After carefully watching the Dallas Cowboys for the entire season, the good news is that the team appears more than able to accommodate the two lobbying groups views on The Tanking Crisis.
We must rise above reacting to the chaotic final minutes of the Cowboys’ 19-16 win against the Washington Redskins on Monday night and acknowledge that for the Cowboys, the most exciting part of the 2015 NFL season will ultimately be the 2016 NFL Draft.
Despite what the math says, which is the Cowboys are “still in it,” the outcome of Monday night’s thrilling battle of the field goal kickers, of epic stupidity, and just how defiantly wretched the NFC East remains, an entity more powerful than Jerry Jones’ wallet decided months ago it was not to be for the Dallas Cowboys this season.
It’s not a damn debate, guys.
From the sake of your emotional well being, it’s best to accept that Santa Claus is real but the playoffs for this team this season are not. This is a case of prepare for the worst, hope for the best, and just avoid the tank. This is still a 4-8 team in need of perfection with a backup quarterback to even have a chance.
I’ve changed my mind on this subject because tanking in the NFL is not like the NBA. There is no Andrew Luck worth sucking for in next year’s college draft class. Tanking for Ohio State defensive end Joey Bosa — “Blow For Bosa” — is not worth the risk. There is no quarterback worth drafting and sitting behind Tony Romo for “the next four to five years.”
The Cowboys are better off just doing what they did on Monday night, no matter how dog-butt ugly it looked.
“We’re one game out of it,” Cowboys defensive back Morris Claiborne said after the game. “It doesn’t feel like it the way the season has been but we’re one game out of it. Basically, where we are is just think about one day. You can’t think about anything else.”
He is right. The Cowboys are just one game out for first place in the NFC East, but absolutely nothing other than an outbreak of the plague in New York City and Philadelphia says they are good enough to win the division to make the playoffs.
But for those that prefer tanking over trying, chances are good the Cowboys will end up with a draft pick in the teens; as long as they wind up with a pick in the top 15 to 18, they’re fine. Texans defensive end J.J. Watt was the 11th overall pick; Cowboys’ all-pro offensive tackle Tyron Smith was the ninth overall pick; Cowboys’ Pro Bowl center Travis Frederick was the 31st pick.
Claiborne? He was the sixth pick overall, and watching him give up the game-tying touchdown to the night’s previous goat DeSean Jackson is a reminder that tanking for a high pick is not worth the risk. Just look at the Redskins’ sidelines to see how reliable a high pick is — Baylor great Robert Griffin III is a third stringer behind current Redskins’ spare starter Kirk Cousins.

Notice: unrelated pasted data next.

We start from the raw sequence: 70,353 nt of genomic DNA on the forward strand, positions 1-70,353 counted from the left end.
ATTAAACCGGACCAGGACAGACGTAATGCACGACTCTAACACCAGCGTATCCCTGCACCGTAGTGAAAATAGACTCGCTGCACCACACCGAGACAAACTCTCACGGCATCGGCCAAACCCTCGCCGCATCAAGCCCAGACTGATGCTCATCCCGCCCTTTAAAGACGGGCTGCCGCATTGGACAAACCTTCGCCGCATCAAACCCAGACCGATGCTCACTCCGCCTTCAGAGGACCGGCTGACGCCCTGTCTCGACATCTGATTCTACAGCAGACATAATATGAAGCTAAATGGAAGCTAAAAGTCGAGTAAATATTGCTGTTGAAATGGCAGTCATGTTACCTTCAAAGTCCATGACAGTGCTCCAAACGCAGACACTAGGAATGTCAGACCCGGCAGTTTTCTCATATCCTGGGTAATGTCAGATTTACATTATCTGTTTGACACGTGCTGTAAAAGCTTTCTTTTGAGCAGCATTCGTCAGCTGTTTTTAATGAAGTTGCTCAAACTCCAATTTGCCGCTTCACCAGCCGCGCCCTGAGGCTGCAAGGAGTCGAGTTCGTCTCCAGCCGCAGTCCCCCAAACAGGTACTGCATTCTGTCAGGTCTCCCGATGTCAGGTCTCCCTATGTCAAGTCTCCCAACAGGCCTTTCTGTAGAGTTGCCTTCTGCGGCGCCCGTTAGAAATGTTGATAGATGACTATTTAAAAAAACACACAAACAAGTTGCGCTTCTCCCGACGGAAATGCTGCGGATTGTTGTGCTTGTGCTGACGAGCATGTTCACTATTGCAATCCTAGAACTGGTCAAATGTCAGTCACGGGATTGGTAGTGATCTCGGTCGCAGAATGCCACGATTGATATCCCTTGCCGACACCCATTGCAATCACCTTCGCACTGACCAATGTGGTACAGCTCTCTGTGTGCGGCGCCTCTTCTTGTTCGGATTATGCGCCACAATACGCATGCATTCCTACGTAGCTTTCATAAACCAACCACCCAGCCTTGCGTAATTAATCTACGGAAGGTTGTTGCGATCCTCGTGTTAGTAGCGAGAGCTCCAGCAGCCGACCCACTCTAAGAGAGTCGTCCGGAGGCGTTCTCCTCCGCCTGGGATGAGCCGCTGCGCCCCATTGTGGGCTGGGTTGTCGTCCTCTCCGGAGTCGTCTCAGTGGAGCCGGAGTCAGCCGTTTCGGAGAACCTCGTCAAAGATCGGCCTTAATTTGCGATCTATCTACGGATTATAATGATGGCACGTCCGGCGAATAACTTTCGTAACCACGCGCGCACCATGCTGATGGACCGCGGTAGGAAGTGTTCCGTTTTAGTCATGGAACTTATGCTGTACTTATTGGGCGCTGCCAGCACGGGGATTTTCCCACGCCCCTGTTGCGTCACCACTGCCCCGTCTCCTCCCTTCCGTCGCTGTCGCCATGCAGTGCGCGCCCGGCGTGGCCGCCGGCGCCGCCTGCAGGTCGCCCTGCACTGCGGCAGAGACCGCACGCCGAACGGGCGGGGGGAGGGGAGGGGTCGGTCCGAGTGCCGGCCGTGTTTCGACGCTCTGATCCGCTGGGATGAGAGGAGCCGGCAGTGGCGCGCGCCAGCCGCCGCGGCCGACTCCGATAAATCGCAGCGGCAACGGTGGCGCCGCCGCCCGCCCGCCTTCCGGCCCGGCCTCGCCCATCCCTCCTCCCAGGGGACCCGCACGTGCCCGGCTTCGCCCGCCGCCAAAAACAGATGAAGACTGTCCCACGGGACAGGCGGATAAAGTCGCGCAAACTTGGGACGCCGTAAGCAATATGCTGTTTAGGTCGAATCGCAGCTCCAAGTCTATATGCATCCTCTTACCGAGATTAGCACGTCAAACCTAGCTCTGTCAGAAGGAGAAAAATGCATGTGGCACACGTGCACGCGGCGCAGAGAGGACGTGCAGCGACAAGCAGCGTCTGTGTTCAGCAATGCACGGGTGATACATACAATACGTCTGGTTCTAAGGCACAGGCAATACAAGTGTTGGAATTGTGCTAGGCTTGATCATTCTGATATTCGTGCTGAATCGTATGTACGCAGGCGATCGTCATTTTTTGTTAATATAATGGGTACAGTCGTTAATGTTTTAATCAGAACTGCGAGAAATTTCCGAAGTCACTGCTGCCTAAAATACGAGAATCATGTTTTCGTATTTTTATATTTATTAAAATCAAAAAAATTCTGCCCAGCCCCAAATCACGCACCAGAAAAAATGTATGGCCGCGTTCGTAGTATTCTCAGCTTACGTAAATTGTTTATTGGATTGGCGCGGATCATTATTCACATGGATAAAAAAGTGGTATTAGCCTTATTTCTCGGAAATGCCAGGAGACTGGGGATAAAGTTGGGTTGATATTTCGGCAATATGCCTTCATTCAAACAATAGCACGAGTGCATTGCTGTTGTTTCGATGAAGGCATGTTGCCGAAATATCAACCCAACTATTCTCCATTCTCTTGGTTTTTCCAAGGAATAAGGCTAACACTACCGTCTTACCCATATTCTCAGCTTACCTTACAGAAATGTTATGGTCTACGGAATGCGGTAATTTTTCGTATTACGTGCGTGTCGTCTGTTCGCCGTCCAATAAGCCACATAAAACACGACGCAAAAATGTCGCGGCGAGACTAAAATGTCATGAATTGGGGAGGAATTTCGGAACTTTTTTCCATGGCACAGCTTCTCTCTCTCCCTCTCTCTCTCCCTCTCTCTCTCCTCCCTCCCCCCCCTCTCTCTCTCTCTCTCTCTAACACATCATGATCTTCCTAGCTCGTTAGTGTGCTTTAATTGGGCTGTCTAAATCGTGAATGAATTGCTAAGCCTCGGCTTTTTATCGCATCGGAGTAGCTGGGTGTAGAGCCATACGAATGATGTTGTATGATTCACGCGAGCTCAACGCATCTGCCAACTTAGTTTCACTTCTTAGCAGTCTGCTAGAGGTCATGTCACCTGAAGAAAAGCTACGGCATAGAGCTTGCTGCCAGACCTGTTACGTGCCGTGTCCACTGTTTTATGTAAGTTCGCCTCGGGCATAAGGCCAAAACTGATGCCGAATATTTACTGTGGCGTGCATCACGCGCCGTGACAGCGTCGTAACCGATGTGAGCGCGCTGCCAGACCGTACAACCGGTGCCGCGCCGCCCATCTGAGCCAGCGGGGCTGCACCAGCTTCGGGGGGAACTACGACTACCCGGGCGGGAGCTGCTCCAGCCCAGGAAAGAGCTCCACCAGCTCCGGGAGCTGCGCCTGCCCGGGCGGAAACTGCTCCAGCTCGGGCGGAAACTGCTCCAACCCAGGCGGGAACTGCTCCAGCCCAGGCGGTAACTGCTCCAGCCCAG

Even if “tanking it” was the best option, this is a Jason Garrett coached team.
Coach Process may drive you nuts with his 90-degree creativity, curious clock management and answers that dry paint, but on his watch the Cowboys do not roll over the way they did under Uncle Wade, or even Bill Parcells. Garrett, nor Jerry, would ever sponsor a Tanking Campaign.
Garrett’s greatest strength as a coach is an antidote to a Tank Campaign — they don’t quit, even if sometimes they should.
It was quite fun to watch a Cowboys team celebrate a win the type of game that has eluded them all but once this season. This team deserved the win over the Redskins, no matter how horrid it looked to watch or to play.
Redskins receiver DeSean Jackson’s bungled and fumbled punt return late in the game is the type of break the Cowboys have not had since the New York Giants’ brain dead clock management in Week 1 that allowed the Cowboys to notch one of their four precious wins of the season.
Of course, the Cowboys tried to return that favor of stupidity but kicker Dan Bailed Them Out saved all of their butts — lookin’ at you, Morris Claiborne — with his game-winning 54-yard field goal in the final seconds.
The Cowboys don’t have to tank it, to mail it in, or even quit in order to move up to the top of draft. That will take care of itself. With Matt Cassel slingin’ it sideways, a running game that consistently underwhelms, and a defense that can’t force turnovers, the team won’t have to go out of its way to earn a high pick.
The team is better off just to keep trying and to follow Coach Process’ creed to play hard and try to win.
There will be no playoffs, there will be no tanking, but you won’t know the difference when they still land a good draft pick.
It’s not a damn debate.
Listen to Mac Engel every Tuesday and Thursday on Shan & RJ from 5:30-10 a.m. on 105.3 The Fan.
Mac Engel: 817-390-7697, @macengelprof